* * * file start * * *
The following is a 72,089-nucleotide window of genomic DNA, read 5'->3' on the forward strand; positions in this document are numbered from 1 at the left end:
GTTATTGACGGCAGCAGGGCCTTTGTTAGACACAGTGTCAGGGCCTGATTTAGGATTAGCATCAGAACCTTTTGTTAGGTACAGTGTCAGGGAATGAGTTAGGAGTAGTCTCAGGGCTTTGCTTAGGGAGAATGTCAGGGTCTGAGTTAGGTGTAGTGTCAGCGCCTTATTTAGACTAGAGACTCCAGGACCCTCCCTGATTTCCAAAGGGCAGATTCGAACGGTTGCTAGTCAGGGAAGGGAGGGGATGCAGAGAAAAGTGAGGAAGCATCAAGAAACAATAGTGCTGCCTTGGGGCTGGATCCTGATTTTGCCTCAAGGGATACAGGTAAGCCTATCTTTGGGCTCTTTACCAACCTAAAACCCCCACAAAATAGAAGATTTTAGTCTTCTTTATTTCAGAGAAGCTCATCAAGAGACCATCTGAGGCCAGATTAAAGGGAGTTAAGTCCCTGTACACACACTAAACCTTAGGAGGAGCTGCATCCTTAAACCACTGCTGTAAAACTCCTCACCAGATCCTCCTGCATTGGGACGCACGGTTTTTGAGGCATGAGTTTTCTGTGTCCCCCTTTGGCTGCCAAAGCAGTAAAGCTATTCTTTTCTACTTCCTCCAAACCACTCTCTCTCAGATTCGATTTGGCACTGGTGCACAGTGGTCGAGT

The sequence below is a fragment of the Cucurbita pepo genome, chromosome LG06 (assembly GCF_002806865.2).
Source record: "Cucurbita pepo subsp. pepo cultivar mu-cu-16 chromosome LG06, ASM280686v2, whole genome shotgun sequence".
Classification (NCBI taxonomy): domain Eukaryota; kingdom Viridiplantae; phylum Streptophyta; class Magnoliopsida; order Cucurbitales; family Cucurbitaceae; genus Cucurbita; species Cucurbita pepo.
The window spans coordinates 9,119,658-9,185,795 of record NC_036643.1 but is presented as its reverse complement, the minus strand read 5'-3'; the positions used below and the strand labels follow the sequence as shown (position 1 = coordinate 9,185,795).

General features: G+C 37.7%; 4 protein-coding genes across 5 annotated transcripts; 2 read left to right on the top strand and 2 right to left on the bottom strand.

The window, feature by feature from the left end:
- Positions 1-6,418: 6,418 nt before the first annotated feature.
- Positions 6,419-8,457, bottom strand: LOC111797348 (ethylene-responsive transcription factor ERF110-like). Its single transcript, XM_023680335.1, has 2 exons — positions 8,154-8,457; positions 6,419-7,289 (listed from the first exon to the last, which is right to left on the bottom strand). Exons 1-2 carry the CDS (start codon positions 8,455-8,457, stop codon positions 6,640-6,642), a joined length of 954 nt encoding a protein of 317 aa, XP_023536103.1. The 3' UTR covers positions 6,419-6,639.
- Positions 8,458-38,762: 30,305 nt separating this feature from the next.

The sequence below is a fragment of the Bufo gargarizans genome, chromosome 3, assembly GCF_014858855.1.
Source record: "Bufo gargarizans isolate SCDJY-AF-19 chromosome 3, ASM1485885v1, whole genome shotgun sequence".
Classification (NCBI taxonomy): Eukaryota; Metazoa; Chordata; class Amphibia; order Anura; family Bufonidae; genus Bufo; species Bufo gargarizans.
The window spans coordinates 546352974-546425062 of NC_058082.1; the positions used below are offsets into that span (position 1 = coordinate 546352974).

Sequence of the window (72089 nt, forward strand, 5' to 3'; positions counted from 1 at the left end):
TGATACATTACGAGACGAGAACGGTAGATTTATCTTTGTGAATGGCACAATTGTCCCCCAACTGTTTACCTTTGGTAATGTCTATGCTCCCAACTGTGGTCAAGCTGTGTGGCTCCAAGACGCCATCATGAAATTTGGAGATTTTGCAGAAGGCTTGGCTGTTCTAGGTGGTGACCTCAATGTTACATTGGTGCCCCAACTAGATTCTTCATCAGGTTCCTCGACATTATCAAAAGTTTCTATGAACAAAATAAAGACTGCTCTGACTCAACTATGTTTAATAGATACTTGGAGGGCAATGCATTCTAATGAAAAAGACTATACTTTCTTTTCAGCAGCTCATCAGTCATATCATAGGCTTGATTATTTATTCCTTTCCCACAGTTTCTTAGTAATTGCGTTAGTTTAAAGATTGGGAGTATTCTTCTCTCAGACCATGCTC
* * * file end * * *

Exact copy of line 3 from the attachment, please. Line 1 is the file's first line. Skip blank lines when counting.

The sequence below is a fragment of the Cucurbita pepo genome, chromosome LG06 (assembly GCF_002806865.2).